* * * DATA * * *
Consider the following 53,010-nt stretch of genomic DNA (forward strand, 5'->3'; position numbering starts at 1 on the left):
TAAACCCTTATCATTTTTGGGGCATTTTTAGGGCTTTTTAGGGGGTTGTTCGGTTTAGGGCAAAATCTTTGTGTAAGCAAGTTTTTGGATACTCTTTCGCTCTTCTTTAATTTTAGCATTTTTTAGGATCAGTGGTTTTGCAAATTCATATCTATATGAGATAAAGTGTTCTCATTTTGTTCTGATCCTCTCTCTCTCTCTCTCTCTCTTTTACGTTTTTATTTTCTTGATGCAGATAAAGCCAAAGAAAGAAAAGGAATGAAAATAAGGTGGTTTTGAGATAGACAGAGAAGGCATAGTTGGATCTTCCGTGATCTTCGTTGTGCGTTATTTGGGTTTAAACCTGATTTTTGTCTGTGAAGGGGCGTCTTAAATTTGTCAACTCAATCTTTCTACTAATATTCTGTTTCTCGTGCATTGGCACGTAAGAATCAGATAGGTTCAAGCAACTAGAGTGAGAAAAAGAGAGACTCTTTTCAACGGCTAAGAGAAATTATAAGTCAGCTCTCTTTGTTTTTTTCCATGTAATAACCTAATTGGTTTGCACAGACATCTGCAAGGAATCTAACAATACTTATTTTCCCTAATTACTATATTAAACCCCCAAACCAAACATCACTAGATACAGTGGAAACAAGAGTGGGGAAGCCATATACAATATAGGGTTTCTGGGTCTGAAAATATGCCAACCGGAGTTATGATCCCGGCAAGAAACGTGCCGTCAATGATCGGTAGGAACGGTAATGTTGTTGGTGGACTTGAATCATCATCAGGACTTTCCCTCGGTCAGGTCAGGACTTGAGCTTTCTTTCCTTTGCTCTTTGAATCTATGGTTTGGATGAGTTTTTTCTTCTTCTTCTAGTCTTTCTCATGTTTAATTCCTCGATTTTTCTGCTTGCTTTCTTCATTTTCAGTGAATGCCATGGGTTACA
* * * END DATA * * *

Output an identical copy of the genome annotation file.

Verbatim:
Consider the following 53,010-nt stretch of genomic DNA (forward strand, 5'->3'; position numbering starts at 1 on the left):
TAAACCCTTATCATTTTTGGGGCATTTTTAGGGCTTTTTAGGGGGTTGTTCGGTTTAGGGCAAAATCTTTGTGTAAGCAAGTTTTTGGATACTCTTTCGCTCTTCTTTAATTTTAGCATTTTTTAGGATCAGTGGTTTTGCAAATTCATATCTATATGAGATAAAGTGTTCTCATTTTGTTCTGATCCTCTCTCTCTCTCTCTCTCTCTTTTACGTTTTTATTTTCTTGATGCAGATAAAGCCAAAGAAAGAAAAGGAATGAAAATAAGGTGGTTTTGAGATAGACAGAGAAGGCATAGTTGGATCTTCCGTGATCTTCGTTGTGCGTTATTTGGGTTTAAACCTGATTTTTGTCTGTGAAGGGGCGTCTTAAATTTGTCAACTCAATCTTTCTACTAATATTCTGTTTCTCGTGCATTGGCACGTAAGAATCAGATAGGTTCAAGCAACTAGAGTGAGAAAAAGAGAGACTCTTTTCAACGGCTAAGAGAAATTATAAGTCAGCTCTCTTTGTTTTTTTCCATGTAATAACCTAATTGGTTTGCACAGACATCTGCAAGGAATCTAACAATACTTATTTTCCCTAATTACTATATTAAACCCCCAAACCAAACATCACTAGATACAGTGGAAACAAGAGTGGGGAAGCCATATACAATATAGGGTTTCTGGGTCTGAAAATATGCCAACCGGAGTTATGATCCCGGCAAGAAACGTGCCGTCAATGATCGGTAGGAACGGTAATGTTGTTGGTGGACTTGAATCATCATCAGGACTTTCCCTCGGTCAGGTCAGGACTTGAGCTTTCTTTCCTTTGCTCTTTGAATCTATGGTTTGGATGAGTTTTTTCTTCTTCTTCTAGTCTTTCTCATGTTTAATTCCTCGATTTTTCTGCTTGCTTTCTTCATTTTCAGTGAATGCCATGGGTTACA